A coalition of responsible people on both sides of the border known as the Detroit River International Crossing project, or DRIC, wants to build a modern publicly owned bridge a mile or so further downstream, in an area much better suited to traffic patterns.

Windsor's mayor, Eddie Francis, supports this project. So, for that matter, does Brooks Patterson, the most pro-business Republican in Michigan. For years, Moroun, best known as the owner of rotting buildings he won't demolish, insisted that a new bridge wasn't needed. Finally, he agreed one was. He then started trying to build one next to the Ambassador. The Canadian government said no thanks, but that so far hasn't stopped him. So how does the congresswoman for sale figure in?

The answer, quite literally, is the $64,000 question. That's how much Matty has shelled out over the last decade to her campaigns, though she has never had a serious challenge, with the exception of last year's primary. And Lord Matty expects payback.

So without even a blush, Cheeks Kilpatrick is attempting to stick something in the federal budget forbidding any spending on the DRIC bridge, so that Matty continues to be the only game in town.

Fortunately, this was actually discovered by what remains of Detroit's papers, and the one journalist who best knows the story, The Windsor Star's Dave Battagello. Hopefully, CCK will be foiled, as long as they continue to pay attention; trolls and other things under bridges generally do poorly in daylight.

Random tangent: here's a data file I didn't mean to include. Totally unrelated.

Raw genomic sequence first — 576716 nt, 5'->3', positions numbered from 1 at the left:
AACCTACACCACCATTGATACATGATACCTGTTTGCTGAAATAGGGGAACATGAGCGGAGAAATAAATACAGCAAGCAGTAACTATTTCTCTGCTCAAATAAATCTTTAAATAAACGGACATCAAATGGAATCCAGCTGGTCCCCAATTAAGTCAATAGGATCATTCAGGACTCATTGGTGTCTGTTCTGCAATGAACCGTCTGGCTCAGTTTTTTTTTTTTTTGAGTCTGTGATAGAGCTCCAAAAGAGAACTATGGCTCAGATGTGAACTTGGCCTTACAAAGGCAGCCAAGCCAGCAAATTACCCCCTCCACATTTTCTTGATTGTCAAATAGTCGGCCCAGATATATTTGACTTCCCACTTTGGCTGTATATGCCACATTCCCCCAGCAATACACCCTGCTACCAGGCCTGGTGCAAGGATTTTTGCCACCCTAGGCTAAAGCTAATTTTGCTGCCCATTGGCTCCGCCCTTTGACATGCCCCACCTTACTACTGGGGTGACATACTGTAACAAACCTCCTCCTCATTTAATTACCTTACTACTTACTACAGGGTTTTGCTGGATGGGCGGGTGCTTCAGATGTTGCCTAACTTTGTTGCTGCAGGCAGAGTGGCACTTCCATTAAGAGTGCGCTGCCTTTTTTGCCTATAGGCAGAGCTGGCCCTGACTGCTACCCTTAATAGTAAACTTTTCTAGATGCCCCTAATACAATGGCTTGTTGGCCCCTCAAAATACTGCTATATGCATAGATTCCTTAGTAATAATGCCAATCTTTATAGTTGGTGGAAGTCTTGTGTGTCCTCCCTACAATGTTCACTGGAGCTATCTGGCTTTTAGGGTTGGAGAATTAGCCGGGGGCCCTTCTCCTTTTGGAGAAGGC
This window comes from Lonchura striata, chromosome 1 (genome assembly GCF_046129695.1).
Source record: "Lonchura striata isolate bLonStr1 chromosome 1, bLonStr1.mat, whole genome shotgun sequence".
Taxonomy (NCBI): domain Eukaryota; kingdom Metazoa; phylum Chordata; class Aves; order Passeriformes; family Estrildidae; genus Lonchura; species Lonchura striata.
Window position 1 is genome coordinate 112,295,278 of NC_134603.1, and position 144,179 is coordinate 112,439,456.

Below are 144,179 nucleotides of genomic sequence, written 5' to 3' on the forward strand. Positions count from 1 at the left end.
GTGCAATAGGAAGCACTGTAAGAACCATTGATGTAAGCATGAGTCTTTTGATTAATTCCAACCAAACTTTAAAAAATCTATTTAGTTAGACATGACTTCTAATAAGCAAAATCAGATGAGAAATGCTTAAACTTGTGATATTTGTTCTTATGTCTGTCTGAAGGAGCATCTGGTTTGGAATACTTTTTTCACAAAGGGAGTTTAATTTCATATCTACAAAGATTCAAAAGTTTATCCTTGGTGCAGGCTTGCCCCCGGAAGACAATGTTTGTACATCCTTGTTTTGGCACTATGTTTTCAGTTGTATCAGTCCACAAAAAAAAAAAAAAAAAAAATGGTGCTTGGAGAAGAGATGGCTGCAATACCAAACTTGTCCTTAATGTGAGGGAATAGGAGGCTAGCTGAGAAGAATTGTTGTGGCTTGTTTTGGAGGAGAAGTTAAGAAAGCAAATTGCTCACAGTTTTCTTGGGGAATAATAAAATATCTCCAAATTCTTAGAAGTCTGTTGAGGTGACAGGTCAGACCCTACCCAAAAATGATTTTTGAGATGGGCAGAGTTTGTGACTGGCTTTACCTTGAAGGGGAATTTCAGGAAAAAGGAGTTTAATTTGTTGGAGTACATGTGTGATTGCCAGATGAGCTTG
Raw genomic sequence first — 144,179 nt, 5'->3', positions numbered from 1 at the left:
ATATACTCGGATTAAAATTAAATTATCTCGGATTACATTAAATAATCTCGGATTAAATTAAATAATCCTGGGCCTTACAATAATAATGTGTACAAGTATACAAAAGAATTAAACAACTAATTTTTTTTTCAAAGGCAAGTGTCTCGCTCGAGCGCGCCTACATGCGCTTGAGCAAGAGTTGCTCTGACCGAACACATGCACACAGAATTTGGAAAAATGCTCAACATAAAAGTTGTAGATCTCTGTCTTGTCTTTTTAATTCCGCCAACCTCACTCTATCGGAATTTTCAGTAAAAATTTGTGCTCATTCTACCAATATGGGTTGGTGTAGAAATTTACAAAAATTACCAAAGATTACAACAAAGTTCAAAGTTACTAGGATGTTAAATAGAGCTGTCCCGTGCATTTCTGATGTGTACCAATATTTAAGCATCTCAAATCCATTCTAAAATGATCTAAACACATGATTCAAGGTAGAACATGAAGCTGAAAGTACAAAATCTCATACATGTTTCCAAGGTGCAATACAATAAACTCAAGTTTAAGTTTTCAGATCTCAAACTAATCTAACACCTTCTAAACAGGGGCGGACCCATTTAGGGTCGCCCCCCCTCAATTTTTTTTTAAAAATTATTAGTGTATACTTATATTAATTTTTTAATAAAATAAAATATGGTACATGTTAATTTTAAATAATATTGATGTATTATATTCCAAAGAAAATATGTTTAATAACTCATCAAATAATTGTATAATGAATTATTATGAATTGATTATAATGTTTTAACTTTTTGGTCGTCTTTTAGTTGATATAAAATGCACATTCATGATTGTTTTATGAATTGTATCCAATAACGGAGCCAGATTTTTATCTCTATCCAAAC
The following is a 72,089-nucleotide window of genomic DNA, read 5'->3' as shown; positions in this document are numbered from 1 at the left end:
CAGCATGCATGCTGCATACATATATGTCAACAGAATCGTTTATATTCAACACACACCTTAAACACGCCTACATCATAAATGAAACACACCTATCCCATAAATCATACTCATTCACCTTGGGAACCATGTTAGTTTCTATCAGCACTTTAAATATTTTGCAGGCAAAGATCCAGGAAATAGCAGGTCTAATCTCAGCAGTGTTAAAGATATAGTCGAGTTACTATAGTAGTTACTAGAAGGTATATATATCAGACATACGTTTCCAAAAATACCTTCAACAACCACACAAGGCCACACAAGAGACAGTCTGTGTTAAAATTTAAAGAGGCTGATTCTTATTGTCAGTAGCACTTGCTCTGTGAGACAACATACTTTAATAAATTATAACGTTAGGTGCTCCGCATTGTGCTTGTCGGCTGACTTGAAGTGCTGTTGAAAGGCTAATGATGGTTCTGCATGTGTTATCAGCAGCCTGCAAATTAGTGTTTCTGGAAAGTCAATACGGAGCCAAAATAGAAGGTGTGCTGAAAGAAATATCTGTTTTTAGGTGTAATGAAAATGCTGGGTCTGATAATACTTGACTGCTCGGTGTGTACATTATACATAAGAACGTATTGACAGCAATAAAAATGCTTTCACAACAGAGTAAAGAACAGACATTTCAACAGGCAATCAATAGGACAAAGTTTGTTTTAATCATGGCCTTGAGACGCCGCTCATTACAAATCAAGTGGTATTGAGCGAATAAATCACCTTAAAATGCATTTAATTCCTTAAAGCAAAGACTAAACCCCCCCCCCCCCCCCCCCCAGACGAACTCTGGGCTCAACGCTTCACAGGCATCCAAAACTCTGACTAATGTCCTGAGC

The idea that an international bridge ought to be privately owned, let alone by a reclusive, Grosse Pointe greedhead, is nuts from the start, especially in the Age of Terrorism.

Here's an idea: Both governments — Detroit and Windsor — should order Matty to tear down the ruins of the Michigan Central Depot first, along with the rotting slums he owns and has created on both sides of the border. Until that happens, nobody should be negotiating with him about anything, except perhaps bail.

Why communism might be a good idea: Just kidding, comrades, but now that I've got your attention, it ought to be clear that most industries need a whole lot more regulation. Here are a couple recent examples that happened to precious little me.

Last week I flew a red-eye Northwest-soon-to-be-Delta-flight to Washington and my car key rolled out of my pocket. After I paid for an expensive cab ride home from Detroit Metro, I decided, for the sheer hell of it, to call Northwest and ask the lost and found office if by some chance someone found my key. The website directed me to the usual infamous automated recording. The robot told me to call back the next day after 9 a.m. I did, and it told me that if I had lost an item, I should press "1." I did, and it told me to press my mailbox code, or else hang up.

Was there any way to talk to a live person? Not on your life.

Example 2: I drive a lot. Occasionally I used a Shell credit card for gas, which I paid off every month. Suddenly, my Shell bill started showing a $2 monthly "finance charge." I did manage to get a person on the phone this time. Must be some mistake, I said. "No, we've just decided to collect a finance charge anyway, whether you pay off your bill or not."

Did they inform consumers in advance of this? Nope. "Cancel my account," I said. He refused to do that. I shredded my cards. They sent more, and I shredded those too.

Now — I can afford to replace my key, and was smart enough to figure out after three months that Shell was cheating me. But how many credit card customers didn't notice the extra charge? How many poor and desperate people have burst into tears or given up in frustration after trying to talk to a human at Northwest?

Don't believe the lies. We need more regulation, not less.

Jack Lessenberry opines weekly for Metro Times. Contact him at letters@metrotimes.com.